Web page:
Governor Brian Kemp’s term damaging, ineffective


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Governor Brian Kemp took his oath to office in 2019, however the promises he made were not kept.

Stella Maximuk

Gov. Brian Kemp was reelected to serve a second term. While it would appear he was reelected because of his success in his first term, this is untrue. The promises Kemp made in his first term weren’t kept, and in some cases, he caused more harm than good. 

In his 2019 inauguration speech, Gov. Brian Kemp made several promises. Among other things, he pledged to crack down on crime, improve education and unify Georgians. 

Kemp mentioned crime several times during the speech but hasn’t seen significant changes during his first term. According to the Georgia Bureau of Investigation, in 2019, one case of violent crime occurred every 15 minutes and 44 seconds on average. In 2022, violent crime occurred once every 15 minutes and 26 seconds: hardly a reduction. The National Institute of Justice defines violent crime as cases such as rape, sexual assault, robbery, assault and murder.  Although non-violent crime did decrease (from one case every two minutes in 2018 to one case every three minutes and 24 seconds in 2021). Violent crime rates were only slightly lowered, something that should have been prioritized higher. 

Furthermore, Kemp passed legislation that loosened gun regulations, something that has a clear correlation with gun related crime. A study by Everytown Research and Policy reported that states with weak gun laws have more gun related crime. Georgia is ranked 36 out of 50 for gun law strength and has worse than average gun violence rates. 

Despite this, Kemp passed Senate Bill 319, allowing Georgians to conceal and carry a firearm without a permit. According to the American Progress Center, rates of firearm assault increase by 24% in states with weak concealed carry laws and firearm homicide rates increase by 11% in states with permissive concealed carry laws. While non-violent crime was reduced, violent crime that could have been avoided, will increase in Georgia.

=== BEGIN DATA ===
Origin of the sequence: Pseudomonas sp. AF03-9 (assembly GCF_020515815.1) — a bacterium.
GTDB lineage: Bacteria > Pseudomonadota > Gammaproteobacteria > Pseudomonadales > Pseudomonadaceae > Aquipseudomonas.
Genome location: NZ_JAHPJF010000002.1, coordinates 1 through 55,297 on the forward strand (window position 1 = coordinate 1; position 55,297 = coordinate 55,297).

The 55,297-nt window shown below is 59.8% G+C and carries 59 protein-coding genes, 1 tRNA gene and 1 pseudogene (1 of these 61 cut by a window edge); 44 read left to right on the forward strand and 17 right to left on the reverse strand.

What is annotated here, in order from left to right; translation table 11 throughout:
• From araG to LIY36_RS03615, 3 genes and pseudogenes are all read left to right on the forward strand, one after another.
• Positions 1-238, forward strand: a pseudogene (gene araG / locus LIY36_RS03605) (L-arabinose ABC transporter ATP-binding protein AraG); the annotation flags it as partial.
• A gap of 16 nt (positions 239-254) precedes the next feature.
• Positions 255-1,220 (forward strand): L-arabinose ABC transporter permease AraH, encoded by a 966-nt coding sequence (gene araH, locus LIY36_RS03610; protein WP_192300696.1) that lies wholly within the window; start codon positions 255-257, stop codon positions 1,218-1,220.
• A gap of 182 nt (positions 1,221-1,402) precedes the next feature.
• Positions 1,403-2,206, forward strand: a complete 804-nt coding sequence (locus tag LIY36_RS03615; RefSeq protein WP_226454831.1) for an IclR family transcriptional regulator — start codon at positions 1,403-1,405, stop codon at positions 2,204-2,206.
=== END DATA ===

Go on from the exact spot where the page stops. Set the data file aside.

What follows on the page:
As for education, the pandemic caused a massive, uncontrollable learning loss. In August, Kemp announced that $37.4 million would go into programs to support the learning loss. While helpful, it does not excuse some of the other legislation he approved. 

Kemp made changes to curriculum and to extracurriculars that reduce exposure to important concepts such as the critical race theory along with the participation of transgender athletes on high school sports teams.

Senate Bill 377 limits the discussion of race in classrooms. Students will not learn of the belief of racial superiority, that the U.S is fundamentally or systematically racist, or of guilt because of one’s skin tone, race or ethnicity. Kemp called the passage of racial discussion limiting legislation a “priority” and that the “divisive ideology” would be stopped, essentially blocking students from learning important concepts that could improve equity, inclusion and equality. 

To further limit inclusion, Kemp endorsed the banning of transgender athletes from high school team sports. During the passing of Senate Bill 435, Kemp cited claims of unfair advantages, however, by banning transgender athletes, he is not only alienating them, but also targeting a group that is more prone to mental health issues. 

The learning loss due to the pandemic could not have been predicted, however his other education policies implemented were intentional and harmful for students. Kemp not only failed to improve the education of Georgia students, but he created policies that limits the perspective and education of Georgia students. 

Education was not the only topic he curbed the advancement of. After the 2020 presidential election, Kemp implemented Senate Bill 202, which makes voting less accessible. Under Senate Bill 202, absentee ballots require voters to attach a photo ID, limits the number and use of drop boxes and shortens the time needed to request and mail absentee ballots. Not only will the changes cause voter suppression and limit accessibility, but, according to the American Civil Liberties Union it disproportionately affects voters of color, new citizens and religious communities.

Furthermore, Kemp admitted that the bill was the result of the Republican loss of Georgia during the presidential election in 2020. Such action is absolutely inexcusable however, Kemp’s history of voter suppression does not stop there. 

In 2017, under the office of Kemp, who was acting as the Secretary of state at the time, 560,000 voters were removed from the polls because of infrequent voting, according to APM Reports. Out of the 560,000, 107,000 would have been able to vote otherwise. Additionally, purged voters were more likely to be Democratic than Republicans. Voters for Stacy Abrams were over represented while voters for Kemp were underrepresented on the purge list. 

Kemp called for unity in his 2019 inauguration speech however his policy consistently created division among Georgians. Through relaxed gun laws, biased and unnecessary education laws and voter suppression among many other issues, he not only broke his promises, but he decreased the well-being of Georgians.